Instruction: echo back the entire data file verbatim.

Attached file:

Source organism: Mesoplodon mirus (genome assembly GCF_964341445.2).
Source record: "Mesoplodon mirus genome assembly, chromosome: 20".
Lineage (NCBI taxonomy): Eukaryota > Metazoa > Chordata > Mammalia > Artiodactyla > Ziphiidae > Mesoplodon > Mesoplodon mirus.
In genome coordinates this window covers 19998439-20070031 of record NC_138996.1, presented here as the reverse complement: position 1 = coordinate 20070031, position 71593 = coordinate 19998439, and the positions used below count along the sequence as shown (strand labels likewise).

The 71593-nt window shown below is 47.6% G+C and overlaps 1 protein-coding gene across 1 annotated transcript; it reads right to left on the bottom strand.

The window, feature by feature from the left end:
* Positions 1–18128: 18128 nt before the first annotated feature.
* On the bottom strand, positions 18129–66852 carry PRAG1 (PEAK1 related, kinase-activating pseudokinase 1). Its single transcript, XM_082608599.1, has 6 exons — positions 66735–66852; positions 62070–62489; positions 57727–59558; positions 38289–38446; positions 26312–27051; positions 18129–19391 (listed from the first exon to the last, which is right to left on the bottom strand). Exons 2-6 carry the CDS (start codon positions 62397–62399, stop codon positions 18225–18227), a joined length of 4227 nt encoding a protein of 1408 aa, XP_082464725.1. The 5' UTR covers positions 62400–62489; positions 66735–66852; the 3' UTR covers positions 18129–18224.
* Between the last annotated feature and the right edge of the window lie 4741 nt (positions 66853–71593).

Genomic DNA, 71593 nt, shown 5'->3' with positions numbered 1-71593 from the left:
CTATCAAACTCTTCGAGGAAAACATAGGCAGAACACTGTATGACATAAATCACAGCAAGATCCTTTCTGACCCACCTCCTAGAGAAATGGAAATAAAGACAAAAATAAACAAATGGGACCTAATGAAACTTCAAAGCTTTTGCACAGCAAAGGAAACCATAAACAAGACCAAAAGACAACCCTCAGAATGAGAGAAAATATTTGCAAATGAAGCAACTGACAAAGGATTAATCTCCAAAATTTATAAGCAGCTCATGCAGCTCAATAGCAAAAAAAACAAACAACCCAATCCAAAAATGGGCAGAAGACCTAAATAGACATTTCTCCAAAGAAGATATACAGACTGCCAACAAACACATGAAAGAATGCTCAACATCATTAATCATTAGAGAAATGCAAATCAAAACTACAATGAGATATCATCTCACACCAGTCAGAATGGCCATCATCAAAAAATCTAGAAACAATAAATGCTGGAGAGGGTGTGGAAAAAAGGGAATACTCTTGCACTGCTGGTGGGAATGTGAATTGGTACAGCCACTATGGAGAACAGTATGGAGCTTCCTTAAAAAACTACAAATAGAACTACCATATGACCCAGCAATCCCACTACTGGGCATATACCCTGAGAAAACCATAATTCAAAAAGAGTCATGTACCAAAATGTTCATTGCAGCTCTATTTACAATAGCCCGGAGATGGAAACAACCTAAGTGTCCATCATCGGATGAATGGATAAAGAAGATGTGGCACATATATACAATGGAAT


Source organism: Mesoplodon mirus (genome assembly GCF_964341445.2).
Source record: "Mesoplodon mirus genome assembly, chromosome: 20".
Lineage (NCBI taxonomy): Eukaryota > Metazoa > Chordata > Mammalia > Artiodactyla > Ziphiidae > Mesoplodon > Mesoplodon mirus.
In genome coordinates this window covers 19998439-20070031 of record NC_138996.1, presented here as the reverse complement: position 1 = coordinate 20070031, position 71593 = coordinate 19998439, and the positions used below count along the sequence as shown (strand labels likewise).

The 71593-nt window shown below is 47.6% G+C and overlaps 1 protein-coding gene across 1 annotated transcript; it reads right to left on the bottom strand.

The window, feature by feature from the left end:
* Positions 1–18128: 18128 nt before the first annotated feature.
* On the bottom strand, positions 18129–66852 carry PRAG1 (PEAK1 related, kinase-activating pseudokinase 1). Its single transcript, XM_082608599.1, has 6 exons — positions 66735–66852; positions 62070–62489; positions 57727–59558; positions 38289–38446; positions 26312–27051; positions 18129–19391 (listed from the first exon to the last, which is right to left on the bottom strand). Exons 2-6 carry the CDS (start codon positions 62397–62399, stop codon positions 18225–18227), a joined length of 4227 nt encoding a protein of 1408 aa, XP_082464725.1. The 5' UTR covers positions 62400–62489; positions 66735–66852; the 3' UTR covers positions 18129–18224.
* Between the last annotated feature and the right edge of the window lie 4741 nt (positions 66853–71593).

Genomic DNA, 71593 nt, shown 5'->3' with positions numbered 1-71593 from the left:
CTATCAAACTCTTCGAGGAAAACATAGGCAGAACACTGTATGACATAAATCACAGCAAGATCCTTTCTGACCCACCTCCTAGAGAAATGGAAATAAAGACAAAAATAAACAAATGGGACCTAATGAAACTTCAAAGCTTTTGCACAGCAAAGGAAACCATAAACAAGACCAAAAGACAACCCTCAGAATGAGAGAAAATATTTGCAAATGAAGCAACTGACAAAGGATTAATCTCCAAAATTTATAAGCAGCTCATGCAGCTCAATAGCAAAAAAAACAAACAACCCAATCCAAAAATGGGCAGAAGACCTAAATAGACATTTCTCCAAAGAAGATATACAGACTGCCAACAAACACATGAAAGAATGCTCAACATCATTAATCATTAGAGAAATGCAAATCAAAACTACAATGAGATATCATCTCACACCAGTCAGAATGGCCATCATCAAAAAATCTAGAAACAATAAATGCTGGAGAGGGTGTGGAAAAAAGGGAATACTCTTGCACTGCTGGTGGGAATGTGAATTGGTACAGCCACTATGGAGAACAGTATGGAGCTTCCTTAAAAAACTACAAATAGAACTACCATATGACCCAGCAATCCCACTACTGGGCATATACCCTGAGAAAACCATAATTCAAAAAGAGTCATGTACCAAAATGTTCATTGCAGCTCTATTTACAATAGCCCGGAGATGGAAACAACCTAAGTGTCCATCATCGGATGAATGGATAAAGAAGATGTGGCACATATATACAATGGAAT